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Archiver > GEN-NYS > 1999-05 > 0928157975

From: Jim Elbrecht< >
Subject: Re: Town clerk / historian ??`s
Date: Mon, 31 May 1999 13:39:35 GMT


> hi groups , I am wondering something ........ Is there by chance any '
>town clerks / historians on this list ??

I think there probably are, but you scared them out of replying with
your closing line.<g>

I'm *not* a Town Historian-- but I've talked to a few & for the sake
of anyone researching in NY, I'll throw out my 2 cents..

>..... Do you have copies of the Fed . census for your town in your files you
>use to look up those people that did live in your areas if somebody should
>write and ask about one of them ???? ,

[I've comented mostly on Historians, since their post is the most
variable-- Town Clerks are more or less 'regular' employees in most
towns, and would have access to Town records, but if they look in them
for you, it is out of dedication & not duty]

This is completely on a Town by town basis. Some Town Historians [a
small minority] are well paid [for a part-time job] & are given an
office stocked with goodies like census & historical records.

The majority are chosen because they have a passion for their area &
some resources of their own-- and are paid <$1000 a year. Most are
struggling to keep up with queries from folks & go to the
Town/County/Historical-Society archives to research.

One story I heard from a historian reflects how they are 'supplied'--
and how things change. This historian had been in her office for
many years & had an excellent library that she had pieced together,
mostly from her own pocket. One year the 'other party' became the
majority party in her town & because 'Historian' is an appointed post,
she was ousted & a new historian from the 'other' party was put in
place. The old historian dutifully cleaned out the office in her home
& handed it all over to the new one----- a couple years later, when
the political tides returned the 'first party' to office, she was
re-appointed. But this time, the 'other party' historian refused to
turn over any materials, since, officially, the Town Historian was
supposed to supply their own.

> Phil , in Lynnwood , now writing a
>draft of the letter he plans on sending to just about every town clerk /
>historian in New York state
I would recommend trying to narrow things down a bit before going off
on wild goose chases.[and sending a few hundred town historians to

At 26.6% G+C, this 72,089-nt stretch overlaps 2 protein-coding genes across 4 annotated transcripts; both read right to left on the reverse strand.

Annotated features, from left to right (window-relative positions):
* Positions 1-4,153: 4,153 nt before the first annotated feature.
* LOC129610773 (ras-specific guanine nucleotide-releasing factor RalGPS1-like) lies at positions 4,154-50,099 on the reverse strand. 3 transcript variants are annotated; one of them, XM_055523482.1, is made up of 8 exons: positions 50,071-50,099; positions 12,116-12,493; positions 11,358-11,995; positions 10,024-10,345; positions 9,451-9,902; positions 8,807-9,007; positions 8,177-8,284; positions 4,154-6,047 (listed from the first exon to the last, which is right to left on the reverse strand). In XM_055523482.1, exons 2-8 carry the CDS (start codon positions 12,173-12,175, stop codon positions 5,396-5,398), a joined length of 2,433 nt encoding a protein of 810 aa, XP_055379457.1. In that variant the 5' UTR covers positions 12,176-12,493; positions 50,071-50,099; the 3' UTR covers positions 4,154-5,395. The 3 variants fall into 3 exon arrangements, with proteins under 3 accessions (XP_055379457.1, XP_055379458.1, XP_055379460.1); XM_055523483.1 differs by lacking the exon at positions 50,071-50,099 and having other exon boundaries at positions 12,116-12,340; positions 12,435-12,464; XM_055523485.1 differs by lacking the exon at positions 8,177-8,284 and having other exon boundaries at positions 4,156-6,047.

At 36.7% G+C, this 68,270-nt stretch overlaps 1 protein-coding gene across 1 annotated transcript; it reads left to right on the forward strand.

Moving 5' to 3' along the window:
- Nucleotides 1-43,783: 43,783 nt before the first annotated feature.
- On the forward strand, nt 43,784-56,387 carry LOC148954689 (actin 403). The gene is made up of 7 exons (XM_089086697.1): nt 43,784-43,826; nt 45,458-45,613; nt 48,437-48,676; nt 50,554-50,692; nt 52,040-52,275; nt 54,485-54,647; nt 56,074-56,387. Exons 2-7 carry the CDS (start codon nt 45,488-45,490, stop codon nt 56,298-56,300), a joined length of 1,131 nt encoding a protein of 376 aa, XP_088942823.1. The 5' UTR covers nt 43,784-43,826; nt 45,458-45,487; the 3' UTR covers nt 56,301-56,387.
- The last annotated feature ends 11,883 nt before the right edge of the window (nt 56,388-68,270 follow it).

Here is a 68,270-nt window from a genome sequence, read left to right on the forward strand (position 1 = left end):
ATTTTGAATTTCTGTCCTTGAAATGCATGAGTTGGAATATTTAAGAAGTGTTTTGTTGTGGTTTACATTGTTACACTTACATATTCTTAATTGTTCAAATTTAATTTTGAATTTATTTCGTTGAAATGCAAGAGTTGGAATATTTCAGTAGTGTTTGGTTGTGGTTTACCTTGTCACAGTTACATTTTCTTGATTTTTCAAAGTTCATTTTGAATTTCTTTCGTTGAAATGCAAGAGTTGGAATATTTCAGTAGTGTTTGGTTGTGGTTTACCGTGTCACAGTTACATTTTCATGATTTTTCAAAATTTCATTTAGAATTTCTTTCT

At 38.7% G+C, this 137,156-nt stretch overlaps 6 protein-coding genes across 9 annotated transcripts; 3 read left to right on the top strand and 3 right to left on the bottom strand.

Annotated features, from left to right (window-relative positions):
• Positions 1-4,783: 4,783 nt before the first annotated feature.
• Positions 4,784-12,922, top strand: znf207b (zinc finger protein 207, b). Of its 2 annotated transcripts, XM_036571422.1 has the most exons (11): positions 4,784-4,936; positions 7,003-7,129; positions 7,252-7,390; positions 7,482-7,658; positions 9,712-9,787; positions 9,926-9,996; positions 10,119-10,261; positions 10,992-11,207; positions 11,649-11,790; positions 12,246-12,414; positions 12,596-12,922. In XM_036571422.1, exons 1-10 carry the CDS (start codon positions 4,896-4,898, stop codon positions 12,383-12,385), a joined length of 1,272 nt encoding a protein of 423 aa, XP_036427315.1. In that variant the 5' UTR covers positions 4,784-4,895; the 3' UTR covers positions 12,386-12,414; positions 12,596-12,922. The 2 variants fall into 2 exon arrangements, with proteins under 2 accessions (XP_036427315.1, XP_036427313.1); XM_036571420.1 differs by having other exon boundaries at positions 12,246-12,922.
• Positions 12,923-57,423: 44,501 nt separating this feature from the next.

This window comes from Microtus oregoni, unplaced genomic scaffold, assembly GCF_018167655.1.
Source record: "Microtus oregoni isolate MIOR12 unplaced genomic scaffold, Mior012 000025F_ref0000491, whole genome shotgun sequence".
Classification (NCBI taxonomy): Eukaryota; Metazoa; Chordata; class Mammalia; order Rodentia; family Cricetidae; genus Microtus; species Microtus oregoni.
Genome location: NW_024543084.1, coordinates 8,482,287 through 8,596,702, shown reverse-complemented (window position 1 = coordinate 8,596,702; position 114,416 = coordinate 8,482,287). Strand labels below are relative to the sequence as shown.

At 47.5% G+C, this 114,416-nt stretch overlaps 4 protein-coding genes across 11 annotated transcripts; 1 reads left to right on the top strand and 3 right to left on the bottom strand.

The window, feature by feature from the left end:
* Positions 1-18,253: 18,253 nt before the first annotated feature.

their books] Have you read every POTTER genealogy published? Do
you have a theory about from where in NY they came? Have you read
obits/histories of all the family members?

I treat Town Historians as volunteers, since they're barely paid in
most cases. I alway include a check for $10 to cover expenses. The
check is *often* returned, but at least they know I'm willing to
reimburse them for expenses & I know that if they need it, they won't
have to ask for it. [slowing things down].

Here's how I picture things going, though you might get lucky;

Historian gets your general letter, and thinks she can help-- she
remembers that there were POTTERs in the next town, so she calls that
historian--- who was just sitting there trying to figure out how to
answer your letter. They both decide you should do some more
narrowing of your search before they spend any time on it.

Another point-- and one which suprised me when I 'figured it out'-- is
that many historians prefer a phone call to a letter. This can get
expensive calling coast to coast-- but there are phone plans that
might be good for a trial period. I don't use it often, since I'm a
terrible note-taker, but many of the historians are older folks who
have difficulty writing [and wouldn't know what to do with a word
processor, let alone a computer]-- but sit at home in the evening &
can go on for hours about their town. [warning-- these calls can get

I've rambled on too long--- I welcome corrections from exerience or

[& on a *very* general POTTER note-- there are lots of
Potter-something place names in NY. I lived in Potter Hollow in the
Town of Renssalaerville in Albany Co-- It was named for Potter
PALMER, of the PALMERs of 'The Palmer House' in Chicago.]

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